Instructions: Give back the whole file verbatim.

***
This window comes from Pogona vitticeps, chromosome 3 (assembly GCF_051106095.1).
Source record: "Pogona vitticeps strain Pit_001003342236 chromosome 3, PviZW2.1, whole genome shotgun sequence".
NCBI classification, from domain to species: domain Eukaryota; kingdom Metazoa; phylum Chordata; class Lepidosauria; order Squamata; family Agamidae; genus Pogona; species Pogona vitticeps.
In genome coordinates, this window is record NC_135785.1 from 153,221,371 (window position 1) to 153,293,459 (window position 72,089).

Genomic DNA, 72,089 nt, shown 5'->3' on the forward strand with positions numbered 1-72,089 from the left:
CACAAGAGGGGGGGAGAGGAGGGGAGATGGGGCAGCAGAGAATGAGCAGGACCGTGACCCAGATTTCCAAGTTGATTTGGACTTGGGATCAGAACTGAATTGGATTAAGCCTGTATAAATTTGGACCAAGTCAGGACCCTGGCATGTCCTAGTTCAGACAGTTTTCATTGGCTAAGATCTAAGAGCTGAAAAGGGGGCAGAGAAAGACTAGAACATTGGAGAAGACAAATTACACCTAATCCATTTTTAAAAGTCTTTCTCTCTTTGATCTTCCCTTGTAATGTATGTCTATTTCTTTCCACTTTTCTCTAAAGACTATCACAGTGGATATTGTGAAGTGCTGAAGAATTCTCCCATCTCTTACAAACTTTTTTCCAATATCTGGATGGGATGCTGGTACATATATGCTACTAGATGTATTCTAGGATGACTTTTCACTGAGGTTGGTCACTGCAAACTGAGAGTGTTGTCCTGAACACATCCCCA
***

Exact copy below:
This window comes from Pogona vitticeps, chromosome 3 (assembly GCF_051106095.1).
Source record: "Pogona vitticeps strain Pit_001003342236 chromosome 3, PviZW2.1, whole genome shotgun sequence".
NCBI classification, from domain to species: domain Eukaryota; kingdom Metazoa; phylum Chordata; class Lepidosauria; order Squamata; family Agamidae; genus Pogona; species Pogona vitticeps.
In genome coordinates, this window is record NC_135785.1 from 153,221,371 (window position 1) to 153,293,459 (window position 72,089).

Genomic DNA, 72,089 nt, shown 5'->3' on the forward strand with positions numbered 1-72,089 from the left:
CACAAGAGGGGGGGAGAGGAGGGGAGATGGGGCAGCAGAGAATGAGCAGGACCGTGACCCAGATTTCCAAGTTGATTTGGACTTGGGATCAGAACTGAATTGGATTAAGCCTGTATAAATTTGGACCAAGTCAGGACCCTGGCATGTCCTAGTTCAGACAGTTTTCATTGGCTAAGATCTAAGAGCTGAAAAGGGGGCAGAGAAAGACTAGAACATTGGAGAAGACAAATTACACCTAATCCATTTTTAAAAGTCTTTCTCTCTTTGATCTTCCCTTGTAATGTATGTCTATTTCTTTCCACTTTTCTCTAAAGACTATCACAGTGGATATTGTGAAGTGCTGAAGAATTCTCCCATCTCTTACAAACTTTTTTCCAATATCTGGATGGGATGCTGGTACATATATGCTACTAGATGTATTCTAGGATGACTTTTCACTGAGGTTGGTCACTGCAAACTGAGAGTGTTGTCCTGAACACATCCCCA